I didn’t say I was proud of it. I’m just tellin’ the truth.
At the 150lb mark? I straight up gave up and became a hermit.
I’m kidding… sorta.
I feel like it came in waves. Just when I was getting used to it, another wave would come over me and I’d have to reacclimate to what I was dealing with all over again. It’s not that it got increasingly worse, but if I hadn’t struggled to become accustomed to what my body was feeling? It might’ve felt that way.
Of course there’s a scientific explanation for all this, right? Right.
Let’s talk about sex drive for a minute. Your libido is the thing that makes you want sex. It’s what compels you to want to get down to business. Primarily controlled by testosterone levels in the body, its what gives you the ability to put forth the energy necessary to develop and satisfy a sexual appetite. Men might make way more testosterone, but women are more sensitive to it.
What role does weight play in sex drive?
Men aren’t alone with sex problems caused by poor blood flow. Research shows overweight women’s sex drive and desire are affected by the same problem.
“We are beginning to see that the width of the blood vessels leading to the clitoris [the area of the vagina most closely related to sexual response] in women are affected by the same kind of blockages that impact blood flow to the penis,” says Susan Kellogg, PhD, director of sexual medicine at the Pelvic and Sexual Health Institute of Graduate Hospital in Philadelphia.
When this happens, says Kellogg, a woman’s body is far less responsive, and a drop in desire is not far behind.
Complicating matters further for both sexes: The more body fat you have, the higher your levels of a natural chemical known as SHBG (short for sex hormone binding globulin). It’s aptly named because it binds to the sex hormone testosterone. Doctors theorize that the more testosterone that is bound to SHBG, the less there is available to stimulate desire. [source]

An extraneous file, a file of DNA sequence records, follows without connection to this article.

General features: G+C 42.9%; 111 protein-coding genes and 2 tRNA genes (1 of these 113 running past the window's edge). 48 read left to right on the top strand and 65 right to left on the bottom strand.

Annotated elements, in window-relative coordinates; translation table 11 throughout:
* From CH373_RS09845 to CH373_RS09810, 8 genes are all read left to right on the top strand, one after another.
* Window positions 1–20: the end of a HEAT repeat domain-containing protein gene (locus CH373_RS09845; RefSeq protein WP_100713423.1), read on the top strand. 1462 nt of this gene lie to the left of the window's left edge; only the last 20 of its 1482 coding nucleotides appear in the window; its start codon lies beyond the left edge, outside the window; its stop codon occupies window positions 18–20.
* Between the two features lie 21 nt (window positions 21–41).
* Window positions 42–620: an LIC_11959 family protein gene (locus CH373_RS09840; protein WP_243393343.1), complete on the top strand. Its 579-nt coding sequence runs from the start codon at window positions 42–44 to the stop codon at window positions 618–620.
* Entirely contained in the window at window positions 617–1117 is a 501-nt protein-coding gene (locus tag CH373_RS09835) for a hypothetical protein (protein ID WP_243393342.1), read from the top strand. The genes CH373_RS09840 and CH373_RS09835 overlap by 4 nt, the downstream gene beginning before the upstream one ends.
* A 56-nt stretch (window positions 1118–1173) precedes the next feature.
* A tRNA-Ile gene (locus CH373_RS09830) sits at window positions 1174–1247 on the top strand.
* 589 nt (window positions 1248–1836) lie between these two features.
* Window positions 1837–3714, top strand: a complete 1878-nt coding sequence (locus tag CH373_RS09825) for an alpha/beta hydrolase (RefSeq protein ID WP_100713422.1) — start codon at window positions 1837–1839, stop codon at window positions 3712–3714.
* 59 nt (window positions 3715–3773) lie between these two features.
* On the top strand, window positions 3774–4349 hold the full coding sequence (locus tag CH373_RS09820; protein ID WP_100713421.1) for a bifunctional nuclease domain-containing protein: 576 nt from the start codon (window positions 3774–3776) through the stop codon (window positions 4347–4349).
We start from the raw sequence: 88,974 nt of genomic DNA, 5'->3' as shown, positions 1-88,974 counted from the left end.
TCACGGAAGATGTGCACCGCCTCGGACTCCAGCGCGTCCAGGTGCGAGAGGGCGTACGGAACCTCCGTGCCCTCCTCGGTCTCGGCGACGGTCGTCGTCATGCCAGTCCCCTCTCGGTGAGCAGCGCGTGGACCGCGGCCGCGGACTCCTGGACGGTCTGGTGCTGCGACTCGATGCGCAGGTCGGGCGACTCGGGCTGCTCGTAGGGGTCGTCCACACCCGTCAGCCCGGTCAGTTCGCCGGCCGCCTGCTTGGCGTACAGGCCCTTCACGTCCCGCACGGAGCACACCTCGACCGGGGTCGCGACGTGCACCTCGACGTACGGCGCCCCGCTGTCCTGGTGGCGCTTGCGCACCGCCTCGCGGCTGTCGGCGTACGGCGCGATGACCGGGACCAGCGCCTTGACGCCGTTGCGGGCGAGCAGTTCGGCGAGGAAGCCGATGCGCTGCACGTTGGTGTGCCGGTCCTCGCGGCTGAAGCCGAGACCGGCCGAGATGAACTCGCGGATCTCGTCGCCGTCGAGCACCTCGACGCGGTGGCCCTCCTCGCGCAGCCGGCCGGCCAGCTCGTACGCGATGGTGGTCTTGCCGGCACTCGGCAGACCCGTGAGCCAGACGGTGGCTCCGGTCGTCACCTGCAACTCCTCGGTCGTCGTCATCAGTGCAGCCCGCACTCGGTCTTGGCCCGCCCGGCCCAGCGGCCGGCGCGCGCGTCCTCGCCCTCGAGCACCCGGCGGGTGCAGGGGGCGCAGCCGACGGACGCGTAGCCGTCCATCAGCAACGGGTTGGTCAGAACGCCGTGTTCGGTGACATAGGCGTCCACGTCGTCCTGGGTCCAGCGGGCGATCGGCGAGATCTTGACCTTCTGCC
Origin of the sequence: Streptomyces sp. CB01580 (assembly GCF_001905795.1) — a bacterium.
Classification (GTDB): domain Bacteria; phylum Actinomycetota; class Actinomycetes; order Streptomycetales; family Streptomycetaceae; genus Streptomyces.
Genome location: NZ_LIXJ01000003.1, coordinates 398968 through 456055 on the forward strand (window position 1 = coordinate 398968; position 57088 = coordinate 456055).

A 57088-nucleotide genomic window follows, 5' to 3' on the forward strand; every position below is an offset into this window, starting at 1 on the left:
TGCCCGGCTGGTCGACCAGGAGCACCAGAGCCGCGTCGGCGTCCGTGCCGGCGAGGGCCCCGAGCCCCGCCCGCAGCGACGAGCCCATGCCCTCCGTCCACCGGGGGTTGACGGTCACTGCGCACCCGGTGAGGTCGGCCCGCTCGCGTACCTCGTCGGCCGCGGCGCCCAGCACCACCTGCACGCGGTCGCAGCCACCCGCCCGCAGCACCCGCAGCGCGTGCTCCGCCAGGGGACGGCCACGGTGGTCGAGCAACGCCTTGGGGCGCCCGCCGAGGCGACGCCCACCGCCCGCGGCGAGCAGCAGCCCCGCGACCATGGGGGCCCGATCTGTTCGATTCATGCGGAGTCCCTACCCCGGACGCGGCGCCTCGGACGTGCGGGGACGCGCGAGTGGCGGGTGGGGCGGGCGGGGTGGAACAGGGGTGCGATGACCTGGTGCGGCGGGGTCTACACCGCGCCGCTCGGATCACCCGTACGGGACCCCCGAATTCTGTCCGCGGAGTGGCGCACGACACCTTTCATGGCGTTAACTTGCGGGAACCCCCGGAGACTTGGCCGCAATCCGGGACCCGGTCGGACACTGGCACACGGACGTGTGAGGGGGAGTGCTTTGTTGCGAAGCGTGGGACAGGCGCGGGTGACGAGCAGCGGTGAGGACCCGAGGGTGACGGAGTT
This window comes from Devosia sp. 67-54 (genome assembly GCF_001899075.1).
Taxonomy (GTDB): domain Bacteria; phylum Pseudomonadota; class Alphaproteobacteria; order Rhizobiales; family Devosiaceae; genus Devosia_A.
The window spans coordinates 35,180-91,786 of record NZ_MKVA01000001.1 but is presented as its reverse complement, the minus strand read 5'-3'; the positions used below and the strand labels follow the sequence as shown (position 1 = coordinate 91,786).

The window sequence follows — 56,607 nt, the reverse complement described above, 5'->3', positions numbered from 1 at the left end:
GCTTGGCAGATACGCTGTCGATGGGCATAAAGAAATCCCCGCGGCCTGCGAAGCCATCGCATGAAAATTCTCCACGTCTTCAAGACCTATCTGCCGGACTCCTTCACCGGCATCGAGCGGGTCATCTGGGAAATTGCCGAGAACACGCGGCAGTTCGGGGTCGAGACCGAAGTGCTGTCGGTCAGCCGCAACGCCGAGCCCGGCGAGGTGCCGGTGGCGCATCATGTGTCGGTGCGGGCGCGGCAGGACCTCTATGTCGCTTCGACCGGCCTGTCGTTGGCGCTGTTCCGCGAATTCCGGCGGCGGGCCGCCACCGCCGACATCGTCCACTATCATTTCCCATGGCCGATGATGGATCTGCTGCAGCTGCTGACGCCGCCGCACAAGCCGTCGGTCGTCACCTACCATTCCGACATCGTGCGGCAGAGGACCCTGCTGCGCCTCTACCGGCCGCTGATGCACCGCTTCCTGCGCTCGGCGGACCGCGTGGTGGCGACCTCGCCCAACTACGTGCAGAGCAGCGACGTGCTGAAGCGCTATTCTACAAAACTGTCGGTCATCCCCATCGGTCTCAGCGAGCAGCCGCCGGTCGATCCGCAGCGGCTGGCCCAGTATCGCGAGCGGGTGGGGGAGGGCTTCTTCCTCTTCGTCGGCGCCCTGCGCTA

If you listen to Dr. Oz (my personal crush – or is that just my libido talking?) tell it, he’ll say the following:
“The big issue on weight loss, for me, is that it allows your hormones to work the way they’re supposed to. When you have that belly fat that I was showing you earlier, it becomes metabolically alive. It begins to convert hormones. It’ll convert your estrogen levels in the wrong way – which is why it’s associated with different cancers… breast cancer, uterine cancer and the like – but it also does bad things to your testosterone. And women have testosterone, too. Any guy who’s got a big waist, I can guarantee you, begins to have problems with testosterone levels. ‘Cause if your testicles are a normal size, and the testosterone that’s being made by the testicles is being converted by your big belly into estrogen or other things, you don’t have any left. The same goes for women. So one of the surefire ways to re-light the sexual adventures in your life, is to get rid of that belly fat.” [source]